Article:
“T minus thirty and counting,” the specialist in the data pit announced.

Moving to the forward end of the walkway, Tarkin fixed his gaze on the trio of Interdictors. Arms folded across his chest, he counted down in silence even while the voice of the specialist was doing the same in his right ear bead.

The countdown had just reached T minus five when Tarkin was yanked forward, nearly completely off his feet. Fearing another lurch he spread his hands wide and so was kept from being slammed headfirst into the closest viewport panel. Klaxons began to howl throughout the suddenly trembling command bridge as the giant ship groaned and lurched yet again in the direction of the distant Interdictors. Struggling to remain upright, Tarkin caught a glimpse of the middle-distance frigates and pickets being pulled forward, almost as if accelerating.

“Commander,” he shouted into the headset mouthpiece, “the field is too powerful!”

“Working on it, sir,” the commander said with equal volume. “It’s the Immobilizer. The overcurrent resistors failed to prevent the gravitic systems from redlining—”

The comlink connection broke.

Close to the Interdictors, ships began to appear where there had only been star-filled space. Tarkin turned from the forward bay and stumbled back to the data pit to study the magnified view on one of the screens. First to drop out of hyperspace was an outmoded, saucer-shaped YT-1000 freighter, followed by two angular transports and a lustrous space yacht. Then another freighter winked into visibility, followed by two passenger vessels.

Abruptly, Tarkin felt as if he’d been shoved toward the rear of the bridge. With the interdiction field neutralized, the ships that had been caught in the invisible web began to whirl out of control. Two of the ships collided and drifted out of view. The magnification screen showed the sublight engines of other ships flashing, but the ships barely had a chance to flee or correct their spins when the field re-initiated, capturing them once again. Tarkin spread his legs wide in an effort to balance himself; then his eyes went wide as well as he turned to face the viewports. Listing on its port side, an enormous ship that more resembled something grown than built decanted, broadsiding the Detainer CC-2200 before careening into a spin that left its dorsal surface impaled on the Interdictor’s sloping bow.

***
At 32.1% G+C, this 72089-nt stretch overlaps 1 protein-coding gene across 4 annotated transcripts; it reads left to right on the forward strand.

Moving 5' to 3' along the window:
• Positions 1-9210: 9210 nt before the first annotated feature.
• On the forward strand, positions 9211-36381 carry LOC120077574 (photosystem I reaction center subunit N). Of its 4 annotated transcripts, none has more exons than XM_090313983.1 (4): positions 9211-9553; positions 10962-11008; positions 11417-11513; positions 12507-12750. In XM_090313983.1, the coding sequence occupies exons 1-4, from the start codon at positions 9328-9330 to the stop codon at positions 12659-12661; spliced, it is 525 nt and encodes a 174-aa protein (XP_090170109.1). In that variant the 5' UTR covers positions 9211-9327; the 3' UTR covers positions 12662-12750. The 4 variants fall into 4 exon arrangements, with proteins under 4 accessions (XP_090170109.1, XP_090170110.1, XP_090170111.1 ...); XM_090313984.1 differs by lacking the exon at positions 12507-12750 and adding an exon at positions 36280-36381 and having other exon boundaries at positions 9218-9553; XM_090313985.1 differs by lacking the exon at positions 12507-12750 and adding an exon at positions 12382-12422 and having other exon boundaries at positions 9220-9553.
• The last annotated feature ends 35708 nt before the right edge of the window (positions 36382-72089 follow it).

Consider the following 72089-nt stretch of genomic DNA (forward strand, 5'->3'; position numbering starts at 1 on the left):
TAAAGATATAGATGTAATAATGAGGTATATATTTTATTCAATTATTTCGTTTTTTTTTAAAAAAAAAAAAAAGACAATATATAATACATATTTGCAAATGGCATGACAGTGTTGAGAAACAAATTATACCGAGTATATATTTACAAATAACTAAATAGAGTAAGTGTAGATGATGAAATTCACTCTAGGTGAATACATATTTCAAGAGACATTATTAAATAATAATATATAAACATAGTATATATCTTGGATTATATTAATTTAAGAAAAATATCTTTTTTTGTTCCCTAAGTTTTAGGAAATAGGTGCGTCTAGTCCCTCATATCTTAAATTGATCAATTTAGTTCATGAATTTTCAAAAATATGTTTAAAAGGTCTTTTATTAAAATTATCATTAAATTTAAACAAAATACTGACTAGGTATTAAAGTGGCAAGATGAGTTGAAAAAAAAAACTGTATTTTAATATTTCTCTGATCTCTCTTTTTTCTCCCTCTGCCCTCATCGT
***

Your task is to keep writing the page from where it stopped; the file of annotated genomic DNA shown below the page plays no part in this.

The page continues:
“Mon Cal star cruiser!” a voice in his ear said, loud enough to be heard over the head-splitting racket of the klaxons. “The luxury liner Stellar Vista out of Corsin. Approximately ten thousand aboard!

A brief but nova-bright explosion flared in the distance, ferocious enough to leave Tarkin blinking and seeing stars that weren’t there. When he was able to focus through the viewport’s blast-tinting, he saw that the stern of the organically sculpted passenger ship and disappeared and that the Interdictor had been knocked ninety degrees from its former position. In moments podlike lifeboats and flocks of spherical escape pods were streaming from the stricken liner.

"The Stellar Vista reports that it is in imminent distress," the specialist said. "The ship's captain is requesting all the help we can provide."

pp. 183, 191-192

The Interdictors worked, but they nearly created more problems than they solved.

An Interdictor also appeared in Star Wars Rebels episode "Stealth Strike". By this time the Empire seems to have improved on the technology, so the previous disaster depicted in Tarkin does not seem to have halted development. However, the Interdictor ended up destroying itself and other Imperial ships when it was sabotaged by the rebels to uncontrollably pull in all nearby vessels.

We can only speculate why the Empire did not include Interdictors at the Battle of Hoth, but these incidents provide some reasons why the Empire would avoid using them (and perhaps abandon their use entirely by the Battle of Hoth):

  • The gravity well generators were difficult to control or could be sabotaged.
  • The interdiction field posed a danger to Imperial vessels (including the Interdictors themselves) and personnel if not properly controlled.
  • The interdiction field would drag civilian vessels out of hyperspace and into a battle, potentially creating a public relations problem for the Empire.

(Out of universe, Interdictors weren't present because they hadn't been invented when Episode V was released.)

  • lso they appeared now in the rebels season 2 – Thomas Sep 15 '16 at 18:02